You may ask what alternative countries like Greece and Ireland had, and the answer is that they had and have no good alternatives short of leaving the euro, an extreme step that, realistically, their leaders cannot take until all other options have failed — a state of affairs that, if you ask me, Greece is rapidly approaching.

Germany and the European Central Bank could take action to make that extreme step less necessary, both by demanding less austerity and doing more to boost the European economy as a whole. But the main point is that America does have an alternative: we have our own currency, and we can borrow long-term at historically low interest rates, so we don’t need to enter a downward spiral of austerity and economic contraction.

So it is time to stop invoking Greece as a cautionary tale about the dangers of deficits; from an American point of view, Greece should instead be seen as a cautionary tale about the dangers of trying to reduce deficits too quickly, while the economy is still deeply depressed. (And yes, despite some better news lately, our economy is still deeply depressed.)

The truth is that if you want to know who is really trying to turn America into Greece, it’s not those urging more stimulus for our still-depressed economy; it’s the people demanding that we emulate Greek-style austerity even though we don’t face Greek-style borrowing constraints, and thereby plunge ourselves into a Greek-style depression.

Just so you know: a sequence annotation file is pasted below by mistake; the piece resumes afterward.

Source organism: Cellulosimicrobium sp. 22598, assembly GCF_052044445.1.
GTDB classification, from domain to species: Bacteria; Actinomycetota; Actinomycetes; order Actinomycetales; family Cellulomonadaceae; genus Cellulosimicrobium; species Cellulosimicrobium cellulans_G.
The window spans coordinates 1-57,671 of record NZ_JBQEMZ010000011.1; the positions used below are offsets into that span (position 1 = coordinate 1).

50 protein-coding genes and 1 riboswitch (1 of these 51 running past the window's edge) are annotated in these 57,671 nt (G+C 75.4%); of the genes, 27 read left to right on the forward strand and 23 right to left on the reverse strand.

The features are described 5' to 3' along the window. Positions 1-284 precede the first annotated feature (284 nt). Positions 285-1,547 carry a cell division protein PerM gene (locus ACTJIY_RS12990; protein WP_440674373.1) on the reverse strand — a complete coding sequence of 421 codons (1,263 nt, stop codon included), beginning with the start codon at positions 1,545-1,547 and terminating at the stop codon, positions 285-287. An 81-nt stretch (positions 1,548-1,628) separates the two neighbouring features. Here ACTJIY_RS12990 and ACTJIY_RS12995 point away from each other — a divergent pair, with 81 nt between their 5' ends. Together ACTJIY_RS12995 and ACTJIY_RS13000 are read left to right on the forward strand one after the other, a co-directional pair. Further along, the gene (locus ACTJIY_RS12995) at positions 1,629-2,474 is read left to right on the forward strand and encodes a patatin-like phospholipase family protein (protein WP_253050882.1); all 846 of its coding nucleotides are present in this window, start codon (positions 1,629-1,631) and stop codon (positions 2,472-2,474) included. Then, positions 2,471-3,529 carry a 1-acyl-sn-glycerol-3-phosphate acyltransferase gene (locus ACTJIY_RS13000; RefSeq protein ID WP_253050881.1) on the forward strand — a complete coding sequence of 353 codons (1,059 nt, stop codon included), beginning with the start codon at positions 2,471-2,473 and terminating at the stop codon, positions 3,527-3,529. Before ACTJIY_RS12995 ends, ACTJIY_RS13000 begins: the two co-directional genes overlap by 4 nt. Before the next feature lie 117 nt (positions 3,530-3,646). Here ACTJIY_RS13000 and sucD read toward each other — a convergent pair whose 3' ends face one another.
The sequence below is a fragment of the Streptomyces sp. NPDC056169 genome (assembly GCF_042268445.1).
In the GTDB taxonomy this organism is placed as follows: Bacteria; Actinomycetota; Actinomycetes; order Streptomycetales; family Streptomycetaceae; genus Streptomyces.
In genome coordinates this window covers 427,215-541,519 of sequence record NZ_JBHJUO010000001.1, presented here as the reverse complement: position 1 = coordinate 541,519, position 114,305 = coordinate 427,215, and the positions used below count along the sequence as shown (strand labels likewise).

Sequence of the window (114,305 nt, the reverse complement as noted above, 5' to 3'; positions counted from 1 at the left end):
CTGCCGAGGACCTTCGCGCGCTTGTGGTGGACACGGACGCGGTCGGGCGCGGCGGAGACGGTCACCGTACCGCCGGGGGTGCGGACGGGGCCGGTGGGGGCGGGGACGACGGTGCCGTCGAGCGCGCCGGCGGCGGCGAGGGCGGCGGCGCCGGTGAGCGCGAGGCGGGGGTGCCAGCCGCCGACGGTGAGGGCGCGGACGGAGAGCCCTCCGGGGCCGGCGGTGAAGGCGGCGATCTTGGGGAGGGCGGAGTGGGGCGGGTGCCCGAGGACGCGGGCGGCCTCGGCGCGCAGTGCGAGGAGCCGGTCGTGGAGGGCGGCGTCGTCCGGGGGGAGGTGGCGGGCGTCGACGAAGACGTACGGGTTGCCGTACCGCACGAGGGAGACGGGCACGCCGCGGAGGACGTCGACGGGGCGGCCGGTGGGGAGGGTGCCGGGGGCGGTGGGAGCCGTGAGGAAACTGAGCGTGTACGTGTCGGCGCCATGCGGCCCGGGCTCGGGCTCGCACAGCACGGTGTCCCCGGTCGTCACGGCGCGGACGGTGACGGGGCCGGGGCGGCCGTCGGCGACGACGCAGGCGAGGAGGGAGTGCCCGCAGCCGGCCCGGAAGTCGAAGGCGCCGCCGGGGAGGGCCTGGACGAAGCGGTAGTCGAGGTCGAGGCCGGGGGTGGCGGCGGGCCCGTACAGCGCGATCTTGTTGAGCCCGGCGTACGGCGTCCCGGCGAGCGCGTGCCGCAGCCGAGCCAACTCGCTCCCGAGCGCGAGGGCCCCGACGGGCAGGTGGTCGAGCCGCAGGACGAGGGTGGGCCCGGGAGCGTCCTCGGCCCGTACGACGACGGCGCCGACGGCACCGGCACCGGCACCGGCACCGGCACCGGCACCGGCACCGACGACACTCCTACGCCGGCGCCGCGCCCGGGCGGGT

But the deficit…!!!11!!!11  Well, let’s get panicky about the deficit if a Democrat is in the White House…


One Response to “Krugman, solo”

  1. Theodora30 Says:

    Krugman is one of the few people in the MSM who bases his positions on facts not conventional wisdom or ideology. No wonder most Americans are so misinformed about important issues. A lot of what people “know” about this deep recessions if the complete opposite of what is true. For example relative who works as a financial analyst in Eastern Europe sent me the EU’s data on work hours per country showing the average lazy Greek works significantly longer hours than those industrious German. Krugman posted a graph on his blog last week showing that Spain has a lower debt per GDP ration than Germany – and has had for quite a while.

    Who knew? More importantly how could we know when the mainstream media lazily goes along with the talking points that portray the economic meltdown as caused by government and that lazy unskilled American workers a keeping us from recovering?

    How often have you heard anyone challenge the meme that our high unemployment is structural by asking how it is that Americam workers became unskilled virtually overnight in ’08 when employment was very high? Have you ever heard anyone ask why companies don’t train workers in narrowly specialized skills they need now that they don’t pay much in taxes to support our schools? Rarely is it pointed out that the biggest difference between American and Chinese workers is not skill but willingness to work unlimited hours for a pittance – like the workers at Apple’s Foxconn factory in China do. You know, the factory where the conditions are so bad Apple had to make Foxconn put nets under the top floor windows of their lovely dorm workers live in – 8 to a room – to prevent even more suicides. I have read articles that use Foxconn as an example of why America can’t compete and this was after the article about the horrible working conditions were made public. This should be as big a scandal as Rush’s sexist lunacy but it is too big a threat to corporate interests for the media to risk it.

    Starting off the week with a smile.